Vid Web thieves may get more than they bargained for if tech pros follow the lead of one researcher – who demonstrated how to hack the systems remote-controlling the infamous ZeuS crime bot in 60 seconds.
The dangerous Trojan ZeuS infects Windows PCs to, among other things, silently siphon cash from victims' online bank accounts. Each flavour of the software nasty connects to a control server operated by the various crims distributing it; the bots receive their instructions from this particular server.
Crooks can build their own variant of the Trojan from purchased toolkits or from source code leaked on underground forums in 2011.
The bot control code running on the command servers is known by malware researchers to have security holes that allow these central systems to be hijacked – thus enabling white and grey hats to smash cyber-crime networks from within. Security bod Zoltan Balazs has previously pointed out a remote-code execution bug in ZeuS 2.0.8 control panels, for instance.
Now an infosec researcher known as Xylitol has uploaded a video in which he demonstrates how to exploit a flaw in a command centre for Zeus version 220.127.116.11 in less than a minute.
For the vid, shown above, the French bod picked out a flavour of the Trojan listed on his Cybercrime-tracker.net, which uses the Zbotscan tool to detect copies of the nasty in the wild. Xyl extracted the RC4 keys used to encrypt communications between the bots and their command server, and the URL to the server, and exploited a bug (that appears to be similar to this one) to own the control centre.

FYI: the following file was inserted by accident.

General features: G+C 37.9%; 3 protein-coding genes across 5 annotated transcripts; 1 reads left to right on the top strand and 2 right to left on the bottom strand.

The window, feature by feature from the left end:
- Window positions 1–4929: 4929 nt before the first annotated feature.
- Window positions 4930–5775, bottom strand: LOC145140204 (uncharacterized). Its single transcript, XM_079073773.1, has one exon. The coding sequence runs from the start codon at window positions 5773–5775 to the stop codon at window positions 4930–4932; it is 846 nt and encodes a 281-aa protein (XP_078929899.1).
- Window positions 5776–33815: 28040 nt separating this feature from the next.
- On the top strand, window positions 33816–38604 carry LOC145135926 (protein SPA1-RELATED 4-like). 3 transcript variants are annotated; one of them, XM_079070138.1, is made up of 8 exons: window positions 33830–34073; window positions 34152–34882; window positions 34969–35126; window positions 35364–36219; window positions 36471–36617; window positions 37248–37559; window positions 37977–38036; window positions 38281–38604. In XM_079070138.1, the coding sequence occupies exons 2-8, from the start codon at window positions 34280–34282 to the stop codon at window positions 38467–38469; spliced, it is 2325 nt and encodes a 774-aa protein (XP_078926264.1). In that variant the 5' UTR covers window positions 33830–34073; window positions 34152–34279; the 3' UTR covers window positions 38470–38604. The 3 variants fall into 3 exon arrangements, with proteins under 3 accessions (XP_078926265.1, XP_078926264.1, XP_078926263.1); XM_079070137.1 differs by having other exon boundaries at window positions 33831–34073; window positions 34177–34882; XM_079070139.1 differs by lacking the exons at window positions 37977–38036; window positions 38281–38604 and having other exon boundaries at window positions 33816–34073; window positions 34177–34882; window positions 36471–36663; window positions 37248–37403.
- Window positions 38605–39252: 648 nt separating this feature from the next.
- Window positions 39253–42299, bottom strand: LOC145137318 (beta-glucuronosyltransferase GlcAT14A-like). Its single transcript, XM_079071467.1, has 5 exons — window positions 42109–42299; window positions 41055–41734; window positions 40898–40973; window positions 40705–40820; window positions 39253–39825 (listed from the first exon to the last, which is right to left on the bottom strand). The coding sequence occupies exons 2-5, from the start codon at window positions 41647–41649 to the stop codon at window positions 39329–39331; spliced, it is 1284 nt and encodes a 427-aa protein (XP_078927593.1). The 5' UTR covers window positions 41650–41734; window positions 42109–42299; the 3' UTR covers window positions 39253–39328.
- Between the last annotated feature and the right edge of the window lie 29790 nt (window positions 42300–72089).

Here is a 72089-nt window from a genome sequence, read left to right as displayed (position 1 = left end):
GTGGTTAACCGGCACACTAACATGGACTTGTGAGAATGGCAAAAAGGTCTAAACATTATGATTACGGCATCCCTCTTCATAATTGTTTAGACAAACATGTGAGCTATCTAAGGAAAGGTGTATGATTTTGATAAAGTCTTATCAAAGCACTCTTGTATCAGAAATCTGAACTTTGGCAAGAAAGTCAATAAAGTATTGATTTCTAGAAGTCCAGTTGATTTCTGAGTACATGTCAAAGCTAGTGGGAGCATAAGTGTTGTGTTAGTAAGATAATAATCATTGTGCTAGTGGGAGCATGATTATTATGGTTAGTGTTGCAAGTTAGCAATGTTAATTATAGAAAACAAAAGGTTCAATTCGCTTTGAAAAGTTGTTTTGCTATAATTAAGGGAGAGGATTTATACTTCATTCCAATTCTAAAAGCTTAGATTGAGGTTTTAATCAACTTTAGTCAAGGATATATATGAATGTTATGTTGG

He said the purpose of the video, posted over the weekend, was to "show how easy it is to pwn random Zeus panels". The carnage could be sped up further by automating the process, he said.
Symantec's Australian research team said the tool to compromise bot control panels – generic_zeus.php – was likely a combination of PHP-written exploits on cybercrime-tracker.net.
The RC4 key is generated by a Zbot master when setting up a command-and-control (C&C) server, and associated bots that infect computers use the same key. "The key can be extracted from a bot and is used to trick the C&C," Symantec's Australian research team said.
"As ZeuS is one of the most popular botnets, it’s naturally a good hacking target."
Former Westpac security bod Sean Park, who developed the Australian bank's malware detection system, said users should assume the worst if their machines are infected with ZeuS: it can snoop on web browsers to steal passwords and, if a sophisticated inject code is used, manipulate online banking transactions to move victims' cash into money-launderers' hands.
"As ZeuS is a generic code injection platform, it can virtually grab any user credentials off the SSL protected site which includes credit card verification sites," Park said.
"Although it depends on how ZeuS was configured in a campaign, once your computer is infected with ZeuS or its equivalents – notoriously Citadel in Australia – it is safe to assume you pretty much lose all your financial information, or even money in real time."
Most Australian banks have platforms to detect ZeuS infections on customer machines including the system Park developed and implemented in 2011 for Westpac. ®